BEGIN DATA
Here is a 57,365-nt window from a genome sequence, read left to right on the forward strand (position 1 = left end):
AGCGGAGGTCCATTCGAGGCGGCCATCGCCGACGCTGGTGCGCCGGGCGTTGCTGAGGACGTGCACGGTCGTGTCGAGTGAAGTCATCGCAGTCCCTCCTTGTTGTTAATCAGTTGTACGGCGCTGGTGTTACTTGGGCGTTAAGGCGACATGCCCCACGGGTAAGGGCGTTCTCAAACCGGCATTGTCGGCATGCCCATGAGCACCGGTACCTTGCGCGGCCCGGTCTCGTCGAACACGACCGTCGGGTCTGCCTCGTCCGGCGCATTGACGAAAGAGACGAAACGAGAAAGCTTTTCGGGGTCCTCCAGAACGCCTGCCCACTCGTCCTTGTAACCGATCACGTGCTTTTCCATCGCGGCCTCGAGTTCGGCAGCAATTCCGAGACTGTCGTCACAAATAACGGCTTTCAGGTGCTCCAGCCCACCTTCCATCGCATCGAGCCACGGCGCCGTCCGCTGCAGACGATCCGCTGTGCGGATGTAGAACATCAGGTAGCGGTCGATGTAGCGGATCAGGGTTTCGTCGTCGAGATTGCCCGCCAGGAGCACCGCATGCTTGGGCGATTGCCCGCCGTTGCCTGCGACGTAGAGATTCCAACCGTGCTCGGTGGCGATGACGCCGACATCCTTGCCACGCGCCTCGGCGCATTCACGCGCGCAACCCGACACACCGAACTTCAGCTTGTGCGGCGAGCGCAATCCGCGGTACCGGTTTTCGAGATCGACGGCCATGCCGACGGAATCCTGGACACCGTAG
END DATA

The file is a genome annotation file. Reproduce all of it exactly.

Here is a 57,365-nt window from a genome sequence, read left to right on the forward strand (position 1 = left end):
AGCGGAGGTCCATTCGAGGCGGCCATCGCCGACGCTGGTGCGCCGGGCGTTGCTGAGGACGTGCACGGTCGTGTCGAGTGAAGTCATCGCAGTCCCTCCTTGTTGTTAATCAGTTGTACGGCGCTGGTGTTACTTGGGCGTTAAGGCGACATGCCCCACGGGTAAGGGCGTTCTCAAACCGGCATTGTCGGCATGCCCATGAGCACCGGTACCTTGCGCGGCCCGGTCTCGTCGAACACGACCGTCGGGTCTGCCTCGTCCGGCGCATTGACGAAAGAGACGAAACGAGAAAGCTTTTCGGGGTCCTCCAGAACGCCTGCCCACTCGTCCTTGTAACCGATCACGTGCTTTTCCATCGCGGCCTCGAGTTCGGCAGCAATTCCGAGACTGTCGTCACAAATAACGGCTTTCAGGTGCTCCAGCCCACCTTCCATCGCATCGAGCCACGGCGCCGTCCGCTGCAGACGATCCGCTGTGCGGATGTAGAACATCAGGTAGCGGTCGATGTAGCGGATCAGGGTTTCGTCGTCGAGATTGCCCGCCAGGAGCACCGCATGCTTGGGCGATTGCCCGCCGTTGCCTGCGACGTAGAGATTCCAACCGTGCTCGGTGGCGATGACGCCGACATCCTTGCCACGCGCCTCGGCGCATTCACGCGCGCAACCCGACACACCGAACTTCAGCTTGTGCGGCGAGCGCAATCCGCGGTACCGGTTTTCGAGATCGACGGCCATGCCGACGGAATCCTGGACACCGTAG